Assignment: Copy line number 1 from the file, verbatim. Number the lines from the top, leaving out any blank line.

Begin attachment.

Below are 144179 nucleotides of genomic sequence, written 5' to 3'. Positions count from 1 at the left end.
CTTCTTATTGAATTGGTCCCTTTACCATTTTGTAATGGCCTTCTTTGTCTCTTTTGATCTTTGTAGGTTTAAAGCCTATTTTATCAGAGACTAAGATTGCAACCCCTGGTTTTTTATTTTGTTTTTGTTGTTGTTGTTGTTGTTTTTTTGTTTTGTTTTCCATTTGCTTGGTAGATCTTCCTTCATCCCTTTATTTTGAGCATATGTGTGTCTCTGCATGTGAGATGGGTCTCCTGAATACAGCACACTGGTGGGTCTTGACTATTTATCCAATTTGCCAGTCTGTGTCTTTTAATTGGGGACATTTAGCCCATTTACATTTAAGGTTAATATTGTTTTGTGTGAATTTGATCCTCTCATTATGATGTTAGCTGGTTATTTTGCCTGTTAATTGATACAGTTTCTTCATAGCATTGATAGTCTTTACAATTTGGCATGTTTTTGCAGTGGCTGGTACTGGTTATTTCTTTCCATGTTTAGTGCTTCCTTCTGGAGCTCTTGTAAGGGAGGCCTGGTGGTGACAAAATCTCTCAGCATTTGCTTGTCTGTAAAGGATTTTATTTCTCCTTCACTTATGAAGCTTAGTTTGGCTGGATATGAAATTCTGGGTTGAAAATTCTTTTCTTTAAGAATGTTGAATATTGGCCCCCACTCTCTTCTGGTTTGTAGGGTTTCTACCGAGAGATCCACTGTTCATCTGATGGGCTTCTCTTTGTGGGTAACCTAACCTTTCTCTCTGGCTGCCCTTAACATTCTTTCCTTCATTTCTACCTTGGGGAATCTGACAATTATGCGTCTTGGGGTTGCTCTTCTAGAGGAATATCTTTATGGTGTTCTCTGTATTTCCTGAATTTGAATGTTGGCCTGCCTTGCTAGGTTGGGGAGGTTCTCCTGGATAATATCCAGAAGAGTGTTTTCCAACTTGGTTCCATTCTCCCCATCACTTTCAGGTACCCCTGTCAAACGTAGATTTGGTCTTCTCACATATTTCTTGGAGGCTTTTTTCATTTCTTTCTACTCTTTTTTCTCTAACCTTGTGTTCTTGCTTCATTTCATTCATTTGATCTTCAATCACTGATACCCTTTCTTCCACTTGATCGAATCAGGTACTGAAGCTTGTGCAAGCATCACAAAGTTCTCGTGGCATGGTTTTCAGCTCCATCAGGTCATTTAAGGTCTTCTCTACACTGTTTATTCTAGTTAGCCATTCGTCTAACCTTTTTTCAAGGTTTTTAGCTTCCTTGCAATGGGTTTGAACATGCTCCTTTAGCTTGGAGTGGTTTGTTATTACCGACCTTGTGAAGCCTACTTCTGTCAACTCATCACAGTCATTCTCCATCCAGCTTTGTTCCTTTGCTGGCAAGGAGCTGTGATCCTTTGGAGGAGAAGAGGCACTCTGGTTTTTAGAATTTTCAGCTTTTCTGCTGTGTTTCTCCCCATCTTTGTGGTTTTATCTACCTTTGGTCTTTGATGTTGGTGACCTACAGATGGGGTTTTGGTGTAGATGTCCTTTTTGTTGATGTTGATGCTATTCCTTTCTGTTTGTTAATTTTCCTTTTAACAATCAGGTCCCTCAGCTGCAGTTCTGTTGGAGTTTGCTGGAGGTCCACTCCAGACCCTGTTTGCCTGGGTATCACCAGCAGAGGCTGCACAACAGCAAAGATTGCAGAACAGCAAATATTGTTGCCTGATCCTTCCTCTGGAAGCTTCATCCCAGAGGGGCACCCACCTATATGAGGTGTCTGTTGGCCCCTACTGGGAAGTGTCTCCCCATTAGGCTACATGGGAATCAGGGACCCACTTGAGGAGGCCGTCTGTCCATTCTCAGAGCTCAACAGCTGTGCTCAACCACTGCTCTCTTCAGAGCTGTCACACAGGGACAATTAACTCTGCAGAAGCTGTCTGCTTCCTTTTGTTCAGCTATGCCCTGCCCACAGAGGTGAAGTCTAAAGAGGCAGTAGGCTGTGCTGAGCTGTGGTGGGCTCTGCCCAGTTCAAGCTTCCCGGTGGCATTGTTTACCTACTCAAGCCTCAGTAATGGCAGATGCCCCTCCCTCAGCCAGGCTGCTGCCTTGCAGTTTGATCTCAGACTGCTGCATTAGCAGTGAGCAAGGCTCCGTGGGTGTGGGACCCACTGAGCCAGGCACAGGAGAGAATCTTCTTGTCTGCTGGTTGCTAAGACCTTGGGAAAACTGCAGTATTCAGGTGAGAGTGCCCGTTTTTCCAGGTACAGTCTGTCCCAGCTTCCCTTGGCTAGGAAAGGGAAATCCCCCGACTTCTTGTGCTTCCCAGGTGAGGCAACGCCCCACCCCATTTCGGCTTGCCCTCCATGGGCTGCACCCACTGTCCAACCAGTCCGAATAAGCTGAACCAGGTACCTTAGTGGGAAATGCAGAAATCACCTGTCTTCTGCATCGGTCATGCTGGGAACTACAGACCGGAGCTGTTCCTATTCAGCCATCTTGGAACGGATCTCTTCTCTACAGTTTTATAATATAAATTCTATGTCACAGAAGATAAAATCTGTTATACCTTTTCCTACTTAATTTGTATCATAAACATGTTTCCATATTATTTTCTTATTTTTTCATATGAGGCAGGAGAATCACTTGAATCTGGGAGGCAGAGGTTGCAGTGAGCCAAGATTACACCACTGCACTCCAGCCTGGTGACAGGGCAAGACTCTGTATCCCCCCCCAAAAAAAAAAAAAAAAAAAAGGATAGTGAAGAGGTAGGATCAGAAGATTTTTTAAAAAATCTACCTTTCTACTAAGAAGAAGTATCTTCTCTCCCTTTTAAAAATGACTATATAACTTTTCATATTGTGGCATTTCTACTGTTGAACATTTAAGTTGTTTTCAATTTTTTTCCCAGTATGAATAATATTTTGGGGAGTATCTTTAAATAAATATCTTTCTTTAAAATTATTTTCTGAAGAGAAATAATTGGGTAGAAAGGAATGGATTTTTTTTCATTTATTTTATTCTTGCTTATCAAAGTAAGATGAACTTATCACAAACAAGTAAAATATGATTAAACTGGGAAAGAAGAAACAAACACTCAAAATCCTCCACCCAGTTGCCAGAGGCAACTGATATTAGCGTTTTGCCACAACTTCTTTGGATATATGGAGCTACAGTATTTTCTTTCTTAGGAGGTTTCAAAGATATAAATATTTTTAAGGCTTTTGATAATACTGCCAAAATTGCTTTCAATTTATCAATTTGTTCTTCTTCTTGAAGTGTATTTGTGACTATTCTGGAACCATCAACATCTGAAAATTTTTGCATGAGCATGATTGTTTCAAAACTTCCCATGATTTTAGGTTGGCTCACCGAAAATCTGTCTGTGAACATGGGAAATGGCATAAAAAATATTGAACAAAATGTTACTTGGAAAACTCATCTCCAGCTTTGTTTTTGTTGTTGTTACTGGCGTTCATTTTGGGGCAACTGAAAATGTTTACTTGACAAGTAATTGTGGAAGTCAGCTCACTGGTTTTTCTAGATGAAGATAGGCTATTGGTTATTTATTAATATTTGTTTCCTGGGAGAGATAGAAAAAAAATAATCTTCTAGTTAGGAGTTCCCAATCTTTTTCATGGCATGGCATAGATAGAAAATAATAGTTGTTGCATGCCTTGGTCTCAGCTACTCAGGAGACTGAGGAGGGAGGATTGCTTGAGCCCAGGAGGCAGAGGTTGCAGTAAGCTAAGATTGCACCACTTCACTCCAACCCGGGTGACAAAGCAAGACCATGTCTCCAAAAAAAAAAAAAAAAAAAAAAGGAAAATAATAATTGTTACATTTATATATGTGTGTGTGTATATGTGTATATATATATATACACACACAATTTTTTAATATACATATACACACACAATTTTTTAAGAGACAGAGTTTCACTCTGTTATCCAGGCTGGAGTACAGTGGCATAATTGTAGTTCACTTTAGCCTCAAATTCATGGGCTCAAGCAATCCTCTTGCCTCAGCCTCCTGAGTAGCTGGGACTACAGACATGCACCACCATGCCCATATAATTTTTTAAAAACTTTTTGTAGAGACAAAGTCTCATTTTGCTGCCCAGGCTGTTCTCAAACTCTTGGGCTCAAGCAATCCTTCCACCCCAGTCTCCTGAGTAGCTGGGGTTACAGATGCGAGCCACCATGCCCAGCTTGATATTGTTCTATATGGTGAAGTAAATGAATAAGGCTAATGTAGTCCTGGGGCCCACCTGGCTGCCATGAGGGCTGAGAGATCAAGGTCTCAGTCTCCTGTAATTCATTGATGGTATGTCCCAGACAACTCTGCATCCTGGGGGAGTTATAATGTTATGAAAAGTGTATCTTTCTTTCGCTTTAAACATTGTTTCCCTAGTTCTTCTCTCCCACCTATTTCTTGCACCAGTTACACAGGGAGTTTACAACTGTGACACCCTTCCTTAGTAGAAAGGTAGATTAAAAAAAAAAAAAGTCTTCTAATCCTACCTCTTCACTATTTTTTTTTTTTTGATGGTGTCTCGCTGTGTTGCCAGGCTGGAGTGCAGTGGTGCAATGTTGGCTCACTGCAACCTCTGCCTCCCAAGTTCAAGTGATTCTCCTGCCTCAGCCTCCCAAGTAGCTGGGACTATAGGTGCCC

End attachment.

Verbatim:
Below are 144179 nucleotides of genomic sequence, written 5' to 3'. Positions count from 1 at the left end.